Obamacare has "perverse incentives" that allow employers to cut their employees' work hours, says Maine Republican Sen. Susan Collins, who has introduced a bill to change the healthcare law's definition of full time work from 30 hours a week to 40.
Collins, in Saturday's GOP address, noted that under Obamacare, anyone working an average of 30 hours a week is considered full-time, meaning many employers may cut their hours so they won't have to provide them with insurance.
A 40-hour work week is full-time, we all know that," said Collins.
She noted in her address that her family founded a small business in Maine more than 160 years ago that continues to be run by two of her brothers.
"Our economy is built on millions of enterprises just like ours," she said. "It’s not easy to survive in today’s economy. But these employers remain our nation’s job creators. We should be doing all we can to promote policies to help them survive and thrive."
She also agreed that healthcare reform should provide people with access to quality and affordable care "while encouraging economic growth. That’s not what is happening under Obamacare."
Instead, Collins said, Obamacare discourages small businesses from creating jobs and hiring new workers, and "has perverse incentives for employers to reduce the number of hours that their employees can work."
Most small businesses want to provide health insurance, said Collins, but can't afford to do so under Obamacare.
In addition, she said, that while businesses with 50 or more full-time employees are required to provide health insurance or face huge fines, they won't face fines if they only have 49 employees.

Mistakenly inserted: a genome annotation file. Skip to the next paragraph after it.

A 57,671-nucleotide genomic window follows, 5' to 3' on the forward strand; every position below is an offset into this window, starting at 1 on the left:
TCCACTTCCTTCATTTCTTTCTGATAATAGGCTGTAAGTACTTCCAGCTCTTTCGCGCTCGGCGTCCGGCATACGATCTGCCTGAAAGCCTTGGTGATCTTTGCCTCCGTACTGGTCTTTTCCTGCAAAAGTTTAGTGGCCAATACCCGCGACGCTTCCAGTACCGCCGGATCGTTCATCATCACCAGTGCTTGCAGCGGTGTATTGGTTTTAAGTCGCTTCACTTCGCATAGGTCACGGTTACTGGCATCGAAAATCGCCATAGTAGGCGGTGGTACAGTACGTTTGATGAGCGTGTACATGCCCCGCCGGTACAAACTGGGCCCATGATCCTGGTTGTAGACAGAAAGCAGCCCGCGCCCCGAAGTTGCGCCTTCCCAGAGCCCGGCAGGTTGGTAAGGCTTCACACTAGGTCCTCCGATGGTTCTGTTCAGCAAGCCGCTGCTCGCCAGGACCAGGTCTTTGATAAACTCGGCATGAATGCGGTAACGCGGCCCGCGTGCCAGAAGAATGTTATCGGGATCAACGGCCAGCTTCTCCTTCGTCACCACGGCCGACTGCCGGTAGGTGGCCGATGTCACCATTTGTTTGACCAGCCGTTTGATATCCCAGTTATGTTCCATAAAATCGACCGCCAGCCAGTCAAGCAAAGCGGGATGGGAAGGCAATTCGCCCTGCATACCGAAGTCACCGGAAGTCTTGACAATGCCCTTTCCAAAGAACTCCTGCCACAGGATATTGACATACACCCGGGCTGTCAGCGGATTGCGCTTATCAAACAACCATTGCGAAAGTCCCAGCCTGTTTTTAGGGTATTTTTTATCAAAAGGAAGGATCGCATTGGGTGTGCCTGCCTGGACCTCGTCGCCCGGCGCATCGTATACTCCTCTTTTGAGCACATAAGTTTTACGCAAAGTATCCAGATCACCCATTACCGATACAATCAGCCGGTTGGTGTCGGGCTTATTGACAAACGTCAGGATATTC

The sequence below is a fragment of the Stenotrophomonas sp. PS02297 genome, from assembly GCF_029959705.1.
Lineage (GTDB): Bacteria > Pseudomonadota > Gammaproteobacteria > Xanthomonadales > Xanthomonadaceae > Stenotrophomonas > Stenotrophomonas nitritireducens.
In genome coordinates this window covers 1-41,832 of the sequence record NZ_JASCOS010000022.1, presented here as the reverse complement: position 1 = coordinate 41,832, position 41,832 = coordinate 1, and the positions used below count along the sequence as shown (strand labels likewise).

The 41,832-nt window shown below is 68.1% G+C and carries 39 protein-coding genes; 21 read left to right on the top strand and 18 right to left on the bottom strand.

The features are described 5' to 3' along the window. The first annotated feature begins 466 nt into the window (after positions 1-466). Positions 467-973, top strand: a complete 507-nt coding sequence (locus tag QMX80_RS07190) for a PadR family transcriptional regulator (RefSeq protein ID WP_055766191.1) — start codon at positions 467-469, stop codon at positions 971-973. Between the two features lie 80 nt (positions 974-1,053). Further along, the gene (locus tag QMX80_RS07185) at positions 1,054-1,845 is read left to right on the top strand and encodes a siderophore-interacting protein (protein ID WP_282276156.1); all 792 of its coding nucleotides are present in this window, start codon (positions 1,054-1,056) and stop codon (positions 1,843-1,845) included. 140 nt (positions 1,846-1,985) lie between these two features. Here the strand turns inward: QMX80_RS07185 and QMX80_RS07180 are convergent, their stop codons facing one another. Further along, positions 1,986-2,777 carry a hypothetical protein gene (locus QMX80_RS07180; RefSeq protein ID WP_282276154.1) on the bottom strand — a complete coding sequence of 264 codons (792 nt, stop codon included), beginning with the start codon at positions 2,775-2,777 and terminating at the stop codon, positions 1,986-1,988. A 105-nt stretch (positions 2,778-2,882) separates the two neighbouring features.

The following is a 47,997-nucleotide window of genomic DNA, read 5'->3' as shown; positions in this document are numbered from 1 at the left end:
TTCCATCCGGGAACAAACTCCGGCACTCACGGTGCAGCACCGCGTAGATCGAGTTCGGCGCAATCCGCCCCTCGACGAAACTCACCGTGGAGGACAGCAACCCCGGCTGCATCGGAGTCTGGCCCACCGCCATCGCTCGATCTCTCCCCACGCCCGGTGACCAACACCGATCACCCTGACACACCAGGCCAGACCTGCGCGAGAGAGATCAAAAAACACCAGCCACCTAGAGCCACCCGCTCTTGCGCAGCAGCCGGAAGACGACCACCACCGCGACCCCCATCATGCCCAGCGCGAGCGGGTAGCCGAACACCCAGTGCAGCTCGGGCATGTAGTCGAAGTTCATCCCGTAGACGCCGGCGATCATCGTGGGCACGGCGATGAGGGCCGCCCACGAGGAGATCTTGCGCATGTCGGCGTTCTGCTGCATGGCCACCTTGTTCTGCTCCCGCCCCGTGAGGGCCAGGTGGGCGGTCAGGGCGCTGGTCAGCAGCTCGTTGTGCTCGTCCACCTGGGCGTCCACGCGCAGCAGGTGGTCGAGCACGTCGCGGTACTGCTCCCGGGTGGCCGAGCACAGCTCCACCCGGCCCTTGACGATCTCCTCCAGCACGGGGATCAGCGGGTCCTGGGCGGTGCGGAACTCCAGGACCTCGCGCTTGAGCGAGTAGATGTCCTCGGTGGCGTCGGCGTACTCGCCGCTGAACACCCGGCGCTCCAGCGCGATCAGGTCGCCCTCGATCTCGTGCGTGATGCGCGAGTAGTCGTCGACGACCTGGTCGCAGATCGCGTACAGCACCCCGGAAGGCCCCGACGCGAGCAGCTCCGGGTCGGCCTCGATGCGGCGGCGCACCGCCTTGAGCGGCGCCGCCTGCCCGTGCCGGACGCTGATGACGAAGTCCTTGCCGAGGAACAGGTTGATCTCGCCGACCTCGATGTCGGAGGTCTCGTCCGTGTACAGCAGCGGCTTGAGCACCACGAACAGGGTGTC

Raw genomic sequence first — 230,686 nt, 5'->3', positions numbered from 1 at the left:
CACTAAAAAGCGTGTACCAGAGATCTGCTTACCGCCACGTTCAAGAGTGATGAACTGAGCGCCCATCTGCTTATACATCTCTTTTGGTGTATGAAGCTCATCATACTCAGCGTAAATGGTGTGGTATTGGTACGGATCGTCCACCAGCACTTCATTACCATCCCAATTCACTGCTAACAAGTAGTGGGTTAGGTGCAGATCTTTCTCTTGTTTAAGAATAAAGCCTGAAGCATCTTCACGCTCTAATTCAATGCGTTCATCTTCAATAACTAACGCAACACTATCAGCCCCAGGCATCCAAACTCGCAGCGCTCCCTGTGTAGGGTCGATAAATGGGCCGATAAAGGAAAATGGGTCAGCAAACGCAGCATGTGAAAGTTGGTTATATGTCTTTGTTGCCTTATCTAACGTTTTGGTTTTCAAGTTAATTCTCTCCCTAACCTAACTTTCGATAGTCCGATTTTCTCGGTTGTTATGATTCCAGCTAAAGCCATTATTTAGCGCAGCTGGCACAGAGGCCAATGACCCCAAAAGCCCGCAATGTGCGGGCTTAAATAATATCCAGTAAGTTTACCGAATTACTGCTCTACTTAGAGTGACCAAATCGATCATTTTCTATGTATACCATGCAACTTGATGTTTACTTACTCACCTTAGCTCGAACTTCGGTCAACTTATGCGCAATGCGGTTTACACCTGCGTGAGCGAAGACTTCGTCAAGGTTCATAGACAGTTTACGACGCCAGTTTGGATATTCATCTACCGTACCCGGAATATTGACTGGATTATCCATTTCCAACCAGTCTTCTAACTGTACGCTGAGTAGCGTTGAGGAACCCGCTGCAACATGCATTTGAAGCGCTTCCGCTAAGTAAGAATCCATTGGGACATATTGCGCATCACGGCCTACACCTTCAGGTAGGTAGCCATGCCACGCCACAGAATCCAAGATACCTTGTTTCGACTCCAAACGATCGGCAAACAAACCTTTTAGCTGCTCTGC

"These enormous penalties are a real threat to employers who want to add jobs," she said. "They are a powerful incentive for employers to refrain from hiring additional workers."
But even worse, Collins said, is the Obamacare provision that calls people who work 30 hour weeks full-time.
"This will only cause some businesses to reluctantly reduce the hours of their workers to fewer than 30 hours per week," she noted.
The public sector is also being affected, Collins said, telling of one school system in her state that is preparing to cap substitute teachers' work at no more than 29 hours a week.
She also quoted Teamsters President James Hoffa, who said recently
that Obamacare will "destroy the foundation of the 40-hour work week that is the backbone of the American middle class."
"They are right to be worried," said Collins. "In the past, most new jobs were full-time. But, this year, the overwhelming majority of new jobs are part-time."
She also quoted a study from the Labor Center at the University of California, Berkeley, which said 10 million workers could have their hours cut because of Obamacare.
Collins admitted her "common sense" bill "won't solve the countless problems caused by Obamacare. But it would help ensure that millions of American workers do not have their hours, and their paychecks, reduced."
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